Quantile regression methodology is used, which allows for estimates of education benefits that differentiate the contribution of the quantity and quality of education along the earnings distribution. The quantile regression estimates highlight where in the income/ability distribution the impact of education is more pronounced.

Findings

Finds that, while the pattern of returns to an additional year of education for general education follows that of other high income countries, exhibiting increasing returns to education as one goes from lower to higher income quantiles, the returns to vocational education exhibit much lower heterogeneity. Based on the findings, the vocational education system in Singapore has served women with secondary vocational qualifications particularly well. They earn more, have higher labor force participation, experience higher employment rates and are associated with a narrower gender earnings gap compared with women with general education. However, this is not the case for women with polytechnic qualifications, who earn much less than men with such qualifications.

Practical implications

The findings suggest that, by and large, Singapore's vocational education system at the secondary level has successfully addressed the needs of the industry and has contributed towards narrowing gender earnings differentials. It has also contributed towards less overall earnings inequality, because it results in less heterogeneity in the returns to education, compared with general education. However, the curricula of polytechnics need to be re‐examined to identify the cause of the sharply lower female benefits from this type of education.

Originality/value

The paper contributes to the empirical literature with its use of the quantile regression methodology in evaluating the benefits of vocational versus general education for men and women.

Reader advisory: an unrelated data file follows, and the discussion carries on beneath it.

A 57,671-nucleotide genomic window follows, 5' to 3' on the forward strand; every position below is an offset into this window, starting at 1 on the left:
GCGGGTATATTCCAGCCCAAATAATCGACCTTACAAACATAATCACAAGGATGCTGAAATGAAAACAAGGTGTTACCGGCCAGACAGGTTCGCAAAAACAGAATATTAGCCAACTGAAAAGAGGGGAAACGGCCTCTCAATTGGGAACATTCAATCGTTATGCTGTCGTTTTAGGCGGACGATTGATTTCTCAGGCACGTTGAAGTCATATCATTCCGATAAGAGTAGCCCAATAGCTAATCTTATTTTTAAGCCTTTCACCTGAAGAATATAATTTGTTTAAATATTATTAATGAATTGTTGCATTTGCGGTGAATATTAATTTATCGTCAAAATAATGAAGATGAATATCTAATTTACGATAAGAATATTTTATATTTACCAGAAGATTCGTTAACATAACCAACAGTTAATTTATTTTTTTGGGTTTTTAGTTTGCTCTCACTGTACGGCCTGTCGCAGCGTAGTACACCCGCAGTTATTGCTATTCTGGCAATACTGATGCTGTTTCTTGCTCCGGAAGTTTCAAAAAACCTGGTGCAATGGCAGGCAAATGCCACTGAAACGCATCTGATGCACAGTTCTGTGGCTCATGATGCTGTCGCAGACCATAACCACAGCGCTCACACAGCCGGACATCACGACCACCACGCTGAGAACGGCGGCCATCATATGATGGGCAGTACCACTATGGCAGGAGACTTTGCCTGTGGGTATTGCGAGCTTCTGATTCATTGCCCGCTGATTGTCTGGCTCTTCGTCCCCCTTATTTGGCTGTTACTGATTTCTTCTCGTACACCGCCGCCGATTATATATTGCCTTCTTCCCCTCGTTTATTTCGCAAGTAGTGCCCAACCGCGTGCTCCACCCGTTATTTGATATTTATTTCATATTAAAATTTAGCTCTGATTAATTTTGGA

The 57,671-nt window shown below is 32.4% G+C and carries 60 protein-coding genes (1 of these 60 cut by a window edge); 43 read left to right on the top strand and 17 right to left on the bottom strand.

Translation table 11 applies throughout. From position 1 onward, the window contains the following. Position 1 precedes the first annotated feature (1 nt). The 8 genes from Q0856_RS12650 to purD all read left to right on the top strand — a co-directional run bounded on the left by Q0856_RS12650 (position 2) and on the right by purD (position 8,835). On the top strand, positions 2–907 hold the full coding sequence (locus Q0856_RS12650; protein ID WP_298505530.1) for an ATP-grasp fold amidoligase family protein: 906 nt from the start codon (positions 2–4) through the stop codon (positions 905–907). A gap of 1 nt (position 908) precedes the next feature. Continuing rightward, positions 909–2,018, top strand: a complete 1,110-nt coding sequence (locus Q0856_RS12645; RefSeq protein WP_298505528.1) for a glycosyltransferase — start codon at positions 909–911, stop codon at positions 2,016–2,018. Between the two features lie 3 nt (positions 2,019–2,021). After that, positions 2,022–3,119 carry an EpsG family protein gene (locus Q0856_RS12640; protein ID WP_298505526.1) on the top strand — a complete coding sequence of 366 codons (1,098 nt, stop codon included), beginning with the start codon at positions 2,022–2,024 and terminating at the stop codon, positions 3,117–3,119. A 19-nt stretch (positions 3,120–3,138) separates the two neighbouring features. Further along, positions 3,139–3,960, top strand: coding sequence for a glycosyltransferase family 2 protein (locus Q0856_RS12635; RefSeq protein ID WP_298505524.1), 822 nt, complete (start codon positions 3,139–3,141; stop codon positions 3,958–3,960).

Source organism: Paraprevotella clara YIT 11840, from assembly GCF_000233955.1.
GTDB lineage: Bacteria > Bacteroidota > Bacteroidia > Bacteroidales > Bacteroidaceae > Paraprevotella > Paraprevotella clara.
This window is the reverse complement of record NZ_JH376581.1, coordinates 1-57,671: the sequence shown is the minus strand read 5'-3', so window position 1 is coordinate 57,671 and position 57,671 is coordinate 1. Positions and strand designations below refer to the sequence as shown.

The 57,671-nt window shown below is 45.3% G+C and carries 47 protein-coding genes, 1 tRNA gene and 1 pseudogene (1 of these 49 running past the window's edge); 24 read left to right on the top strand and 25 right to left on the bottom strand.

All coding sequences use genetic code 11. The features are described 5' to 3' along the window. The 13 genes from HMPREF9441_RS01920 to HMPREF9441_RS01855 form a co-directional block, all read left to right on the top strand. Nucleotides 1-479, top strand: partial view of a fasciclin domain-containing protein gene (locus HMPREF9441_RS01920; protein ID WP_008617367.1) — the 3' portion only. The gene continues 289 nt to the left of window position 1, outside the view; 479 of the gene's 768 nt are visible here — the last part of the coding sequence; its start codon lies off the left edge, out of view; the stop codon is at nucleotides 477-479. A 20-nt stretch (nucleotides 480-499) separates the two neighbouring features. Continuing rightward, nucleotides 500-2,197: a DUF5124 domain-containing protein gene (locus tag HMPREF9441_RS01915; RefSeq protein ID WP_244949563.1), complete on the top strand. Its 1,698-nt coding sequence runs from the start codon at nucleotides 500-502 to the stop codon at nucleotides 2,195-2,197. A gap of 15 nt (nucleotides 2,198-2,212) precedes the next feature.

Details

International Journal of Manpower, vol. 27 no. 4
Type: Research Article
ISSN: 0143-7720

Keywords

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Article
Publication date: 1 October 1982

RAY THOROGOOD

This overview of current themes in vocational education and training policies and systems is presented in three parts. PART 1 treats the context of vocational education and

Abstract

This overview of current themes in vocational education and training policies and systems is presented in three parts. PART 1 treats the context of vocational education and training and discusses the major issues influencing national Governments to change their role in vocational education and training. PART 2 discusses the common themes in how central Governments are changing their role in vocational education and training, particularly concerning the devolution of training responsibility to local bodies. The ways in which vocational education and training systems controlled by these local bodies are reacting to this increased responsibility are pursued in detail. PART 3 discusses the growing realization by central Governments that their responsibility for economic development and productivity can be discharged by a closer focus on vocational education and training, not at the delivery level, but at a policy level which includes both policies for vocational preparation of all citizens — particularly youth — and policies which promote new and existing enterprises which show high returns on investment and productivity.

Details

Industrial and Commercial Training, vol. 14 no. 10
Type: Research Article
ISSN: 0019-7858